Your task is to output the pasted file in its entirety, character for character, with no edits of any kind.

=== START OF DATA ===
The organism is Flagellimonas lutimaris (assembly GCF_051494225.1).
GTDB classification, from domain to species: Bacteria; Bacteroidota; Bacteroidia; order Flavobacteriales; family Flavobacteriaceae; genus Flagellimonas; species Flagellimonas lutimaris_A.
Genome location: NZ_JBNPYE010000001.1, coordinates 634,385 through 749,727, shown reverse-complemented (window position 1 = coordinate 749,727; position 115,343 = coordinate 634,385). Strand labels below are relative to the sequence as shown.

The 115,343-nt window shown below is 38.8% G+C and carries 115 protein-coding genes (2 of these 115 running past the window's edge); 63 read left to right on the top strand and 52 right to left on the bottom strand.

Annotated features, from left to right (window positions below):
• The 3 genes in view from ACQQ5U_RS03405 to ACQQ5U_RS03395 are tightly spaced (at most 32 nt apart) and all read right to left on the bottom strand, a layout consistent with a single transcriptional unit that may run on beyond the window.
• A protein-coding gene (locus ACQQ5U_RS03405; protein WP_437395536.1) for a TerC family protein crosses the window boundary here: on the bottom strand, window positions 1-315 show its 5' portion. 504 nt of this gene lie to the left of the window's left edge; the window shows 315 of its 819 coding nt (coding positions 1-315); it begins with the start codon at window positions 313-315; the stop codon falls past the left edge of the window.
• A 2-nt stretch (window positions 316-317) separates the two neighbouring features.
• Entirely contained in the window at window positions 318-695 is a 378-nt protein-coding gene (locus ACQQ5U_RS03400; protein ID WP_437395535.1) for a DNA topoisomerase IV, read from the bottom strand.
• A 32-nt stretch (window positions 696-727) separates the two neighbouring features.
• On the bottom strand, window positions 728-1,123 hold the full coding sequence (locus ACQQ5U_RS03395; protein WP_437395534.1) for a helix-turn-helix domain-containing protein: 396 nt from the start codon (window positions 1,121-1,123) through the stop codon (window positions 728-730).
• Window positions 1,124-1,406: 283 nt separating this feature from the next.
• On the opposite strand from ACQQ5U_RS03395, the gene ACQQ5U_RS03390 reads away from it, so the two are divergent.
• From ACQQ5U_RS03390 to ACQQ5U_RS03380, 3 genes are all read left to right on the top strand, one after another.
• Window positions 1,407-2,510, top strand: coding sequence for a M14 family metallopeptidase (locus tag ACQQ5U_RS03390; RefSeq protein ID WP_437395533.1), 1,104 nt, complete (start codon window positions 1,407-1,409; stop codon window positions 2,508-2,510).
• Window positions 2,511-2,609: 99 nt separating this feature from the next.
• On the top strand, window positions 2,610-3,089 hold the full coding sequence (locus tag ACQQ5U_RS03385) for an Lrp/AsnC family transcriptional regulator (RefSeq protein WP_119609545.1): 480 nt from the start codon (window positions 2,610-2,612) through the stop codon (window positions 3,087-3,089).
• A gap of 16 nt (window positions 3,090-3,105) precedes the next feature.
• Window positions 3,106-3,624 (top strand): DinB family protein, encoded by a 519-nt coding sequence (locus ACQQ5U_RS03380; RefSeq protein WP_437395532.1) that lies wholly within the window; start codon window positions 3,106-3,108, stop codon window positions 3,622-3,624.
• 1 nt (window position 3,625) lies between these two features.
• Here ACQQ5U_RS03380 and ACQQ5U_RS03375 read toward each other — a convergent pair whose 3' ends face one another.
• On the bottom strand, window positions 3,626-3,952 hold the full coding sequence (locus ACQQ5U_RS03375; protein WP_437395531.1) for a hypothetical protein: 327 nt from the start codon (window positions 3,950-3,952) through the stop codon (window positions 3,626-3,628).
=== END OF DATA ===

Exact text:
The organism is Flagellimonas lutimaris (assembly GCF_051494225.1).
GTDB classification, from domain to species: Bacteria; Bacteroidota; Bacteroidia; order Flavobacteriales; family Flavobacteriaceae; genus Flagellimonas; species Flagellimonas lutimaris_A.
Genome location: NZ_JBNPYE010000001.1, coordinates 634,385 through 749,727, shown reverse-complemented (window position 1 = coordinate 749,727; position 115,343 = coordinate 634,385). Strand labels below are relative to the sequence as shown.

The 115,343-nt window shown below is 38.8% G+C and carries 115 protein-coding genes (2 of these 115 running past the window's edge); 63 read left to right on the top strand and 52 right to left on the bottom strand.

Annotated features, from left to right (window positions below):
• The 3 genes in view from ACQQ5U_RS03405 to ACQQ5U_RS03395 are tightly spaced (at most 32 nt apart) and all read right to left on the bottom strand, a layout consistent with a single transcriptional unit that may run on beyond the window.
• A protein-coding gene (locus ACQQ5U_RS03405; protein WP_437395536.1) for a TerC family protein crosses the window boundary here: on the bottom strand, window positions 1-315 show its 5' portion. 504 nt of this gene lie to the left of the window's left edge; the window shows 315 of its 819 coding nt (coding positions 1-315); it begins with the start codon at window positions 313-315; the stop codon falls past the left edge of the window.
• A 2-nt stretch (window positions 316-317) separates the two neighbouring features.
• Entirely contained in the window at window positions 318-695 is a 378-nt protein-coding gene (locus ACQQ5U_RS03400; protein ID WP_437395535.1) for a DNA topoisomerase IV, read from the bottom strand.
• A 32-nt stretch (window positions 696-727) separates the two neighbouring features.
• On the bottom strand, window positions 728-1,123 hold the full coding sequence (locus ACQQ5U_RS03395; protein WP_437395534.1) for a helix-turn-helix domain-containing protein: 396 nt from the start codon (window positions 1,121-1,123) through the stop codon (window positions 728-730).
• Window positions 1,124-1,406: 283 nt separating this feature from the next.
• On the opposite strand from ACQQ5U_RS03395, the gene ACQQ5U_RS03390 reads away from it, so the two are divergent.
• From ACQQ5U_RS03390 to ACQQ5U_RS03380, 3 genes are all read left to right on the top strand, one after another.
• Window positions 1,407-2,510, top strand: coding sequence for a M14 family metallopeptidase (locus tag ACQQ5U_RS03390; RefSeq protein ID WP_437395533.1), 1,104 nt, complete (start codon window positions 1,407-1,409; stop codon window positions 2,508-2,510).
• Window positions 2,511-2,609: 99 nt separating this feature from the next.
• On the top strand, window positions 2,610-3,089 hold the full coding sequence (locus tag ACQQ5U_RS03385) for an Lrp/AsnC family transcriptional regulator (RefSeq protein WP_119609545.1): 480 nt from the start codon (window positions 2,610-2,612) through the stop codon (window positions 3,087-3,089).
• A gap of 16 nt (window positions 3,090-3,105) precedes the next feature.
• Window positions 3,106-3,624 (top strand): DinB family protein, encoded by a 519-nt coding sequence (locus ACQQ5U_RS03380; RefSeq protein WP_437395532.1) that lies wholly within the window; start codon window positions 3,106-3,108, stop codon window positions 3,622-3,624.
• 1 nt (window position 3,625) lies between these two features.
• Here ACQQ5U_RS03380 and ACQQ5U_RS03375 read toward each other — a convergent pair whose 3' ends face one another.
• On the bottom strand, window positions 3,626-3,952 hold the full coding sequence (locus ACQQ5U_RS03375; protein WP_437395531.1) for a hypothetical protein: 327 nt from the start codon (window positions 3,950-3,952) through the stop codon (window positions 3,626-3,628).